Sustaining Health Care Reform
Yesterday, I described how Eggers and O’Leary examined implementation of big government initiatives from a process perspective. Another NAPA conference session highlighted another book, “Reforms at Risk: What Happens After Major Policy Changes are Enacted,” by University of Virginia professor Eric Patashnik. He too, examines “what happens to sweeping and seemingly successful policy reforms after they are passed.”
However, Patashnik looks at it from the perspective of the politics of reform adoption, not the administrative implementation process. He concludes that “the political struggle does not end when major reforms become enacted.” The key issue he addresses is: “why do certain highly praised policy reforms endure while others are quietly reversed or eroded away?” Based on a series of case studies, he observes that strong administrative capacity during the implementation process isn’t enough.
Like Eggers and O’Leary, he spins his story around engaging case studies. He examines key reforms such as the elimination of agricultural subsidies, airline deregulation, procurement reform, and Medicare’s 1988 Catastrophic Coverage Act (that was repeals 16 months after its passage). In the case of the 1988 Medicare reform bill, the elderly protested that they were being required to pay premiums immediately, for benefits they would receive in the future (long term care). Protests led to the program’s repeal.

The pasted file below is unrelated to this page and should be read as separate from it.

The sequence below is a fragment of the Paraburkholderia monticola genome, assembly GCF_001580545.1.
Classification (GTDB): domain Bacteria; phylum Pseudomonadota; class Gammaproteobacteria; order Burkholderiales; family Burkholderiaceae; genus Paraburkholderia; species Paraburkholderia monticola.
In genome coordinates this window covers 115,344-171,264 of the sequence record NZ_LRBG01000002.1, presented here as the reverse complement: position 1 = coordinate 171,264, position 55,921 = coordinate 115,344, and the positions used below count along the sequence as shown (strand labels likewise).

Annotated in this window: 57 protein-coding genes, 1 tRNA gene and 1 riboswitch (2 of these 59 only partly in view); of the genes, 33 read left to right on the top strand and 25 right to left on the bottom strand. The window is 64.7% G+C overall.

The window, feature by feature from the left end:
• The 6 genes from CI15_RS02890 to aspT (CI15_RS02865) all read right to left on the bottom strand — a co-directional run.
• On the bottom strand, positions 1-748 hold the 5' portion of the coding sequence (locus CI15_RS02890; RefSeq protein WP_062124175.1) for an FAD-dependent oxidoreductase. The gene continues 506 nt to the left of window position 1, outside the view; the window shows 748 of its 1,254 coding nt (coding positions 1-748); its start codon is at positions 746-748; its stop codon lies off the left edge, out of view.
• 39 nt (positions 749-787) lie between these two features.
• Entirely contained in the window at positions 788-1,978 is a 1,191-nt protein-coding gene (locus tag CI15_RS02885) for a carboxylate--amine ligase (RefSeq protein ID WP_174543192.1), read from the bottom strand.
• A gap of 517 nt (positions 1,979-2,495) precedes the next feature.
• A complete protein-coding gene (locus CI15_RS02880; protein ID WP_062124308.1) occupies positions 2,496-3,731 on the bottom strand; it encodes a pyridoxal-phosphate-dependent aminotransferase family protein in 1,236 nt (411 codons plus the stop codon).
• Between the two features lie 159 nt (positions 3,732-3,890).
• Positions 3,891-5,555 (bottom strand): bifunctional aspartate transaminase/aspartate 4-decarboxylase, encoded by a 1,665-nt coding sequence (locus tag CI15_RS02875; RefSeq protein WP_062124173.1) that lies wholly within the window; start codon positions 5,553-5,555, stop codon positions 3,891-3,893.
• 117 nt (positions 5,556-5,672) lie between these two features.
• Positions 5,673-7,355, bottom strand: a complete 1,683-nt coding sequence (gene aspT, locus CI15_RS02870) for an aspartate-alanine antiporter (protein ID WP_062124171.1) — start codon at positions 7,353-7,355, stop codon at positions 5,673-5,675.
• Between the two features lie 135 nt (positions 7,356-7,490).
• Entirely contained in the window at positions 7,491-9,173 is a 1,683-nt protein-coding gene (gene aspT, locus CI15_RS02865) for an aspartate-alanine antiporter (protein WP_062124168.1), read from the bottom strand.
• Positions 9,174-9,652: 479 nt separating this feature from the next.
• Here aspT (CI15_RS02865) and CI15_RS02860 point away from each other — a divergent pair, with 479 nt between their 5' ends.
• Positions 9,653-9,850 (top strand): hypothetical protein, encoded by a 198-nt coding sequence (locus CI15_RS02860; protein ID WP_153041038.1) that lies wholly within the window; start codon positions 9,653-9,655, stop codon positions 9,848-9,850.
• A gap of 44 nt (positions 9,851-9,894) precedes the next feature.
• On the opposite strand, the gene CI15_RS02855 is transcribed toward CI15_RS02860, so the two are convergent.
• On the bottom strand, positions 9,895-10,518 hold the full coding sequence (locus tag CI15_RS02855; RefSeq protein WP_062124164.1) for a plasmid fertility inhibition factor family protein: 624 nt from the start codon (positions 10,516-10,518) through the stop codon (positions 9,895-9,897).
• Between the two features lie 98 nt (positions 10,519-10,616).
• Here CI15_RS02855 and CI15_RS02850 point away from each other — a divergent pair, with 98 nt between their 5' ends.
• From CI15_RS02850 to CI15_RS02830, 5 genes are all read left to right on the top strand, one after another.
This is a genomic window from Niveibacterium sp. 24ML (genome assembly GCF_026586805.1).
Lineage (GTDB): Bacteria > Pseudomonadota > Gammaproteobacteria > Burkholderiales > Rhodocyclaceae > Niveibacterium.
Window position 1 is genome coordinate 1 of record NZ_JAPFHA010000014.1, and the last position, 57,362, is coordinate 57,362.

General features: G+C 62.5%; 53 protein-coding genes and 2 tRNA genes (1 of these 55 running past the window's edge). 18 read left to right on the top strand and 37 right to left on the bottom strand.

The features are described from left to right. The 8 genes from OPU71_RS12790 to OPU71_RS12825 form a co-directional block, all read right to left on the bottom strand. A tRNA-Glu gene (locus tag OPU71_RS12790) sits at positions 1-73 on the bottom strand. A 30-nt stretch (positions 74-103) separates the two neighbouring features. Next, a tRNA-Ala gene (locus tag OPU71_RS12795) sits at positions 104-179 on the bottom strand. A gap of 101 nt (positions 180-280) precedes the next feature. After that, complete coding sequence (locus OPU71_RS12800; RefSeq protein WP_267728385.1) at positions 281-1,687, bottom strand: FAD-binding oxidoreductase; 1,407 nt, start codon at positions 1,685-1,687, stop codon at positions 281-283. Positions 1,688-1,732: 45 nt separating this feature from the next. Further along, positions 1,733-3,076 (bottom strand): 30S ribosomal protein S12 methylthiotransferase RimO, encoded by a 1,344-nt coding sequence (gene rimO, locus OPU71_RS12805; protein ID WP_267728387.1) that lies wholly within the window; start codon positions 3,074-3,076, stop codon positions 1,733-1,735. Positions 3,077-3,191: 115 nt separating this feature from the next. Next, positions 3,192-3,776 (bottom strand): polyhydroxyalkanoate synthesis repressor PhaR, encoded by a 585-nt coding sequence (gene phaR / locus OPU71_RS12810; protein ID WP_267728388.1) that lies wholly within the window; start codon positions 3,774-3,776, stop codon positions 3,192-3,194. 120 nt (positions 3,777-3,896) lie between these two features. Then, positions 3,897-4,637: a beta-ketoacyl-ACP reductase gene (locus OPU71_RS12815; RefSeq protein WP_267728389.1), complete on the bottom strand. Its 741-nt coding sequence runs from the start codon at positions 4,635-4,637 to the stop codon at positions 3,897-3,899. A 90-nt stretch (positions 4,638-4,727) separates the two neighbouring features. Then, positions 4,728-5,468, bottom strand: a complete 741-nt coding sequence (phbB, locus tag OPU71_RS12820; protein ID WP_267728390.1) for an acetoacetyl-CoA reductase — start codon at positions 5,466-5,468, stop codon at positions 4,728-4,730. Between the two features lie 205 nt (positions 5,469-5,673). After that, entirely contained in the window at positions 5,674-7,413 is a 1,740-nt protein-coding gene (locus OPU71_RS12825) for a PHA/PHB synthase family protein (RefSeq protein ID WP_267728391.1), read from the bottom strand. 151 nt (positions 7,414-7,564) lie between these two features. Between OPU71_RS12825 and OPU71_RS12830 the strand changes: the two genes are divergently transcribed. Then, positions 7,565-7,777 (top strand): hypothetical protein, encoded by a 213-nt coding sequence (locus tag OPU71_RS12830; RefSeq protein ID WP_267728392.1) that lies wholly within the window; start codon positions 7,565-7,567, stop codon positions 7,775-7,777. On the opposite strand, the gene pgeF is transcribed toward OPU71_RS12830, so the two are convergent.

Patashnik tries to identify the specific conditions that need to be present for an enacted reform to be sustained. One of his case studies was the procurement reforms of the 1990s. The leader of those reforms, Steve Kelman (who is now a professor at Harvard), agreed with Patashnik’s insights. Patashnik says successful programs, like Social Security, had to develop a strategy for political sustainability in addition to an administrative strategy for effective implementation. He observes that large reforms necessarily lead to “creative destruction” among interest groups and that new political alliances have to be created.
In the case of health care, will the new reforms result in old coalitions or interest groups disappearing (for example, if the bill includes strong tort reform measures, would the tort lawyers’ political action committees fade)? Or will the reforms lead to the formation of new groups that find the reforms as positive? Mapping out these kinds of dynamics should be a Nirvana for political scientists. But Patashnik’s research implies that this should also be part of any strategic implementation strategy that may be developed by the Administration.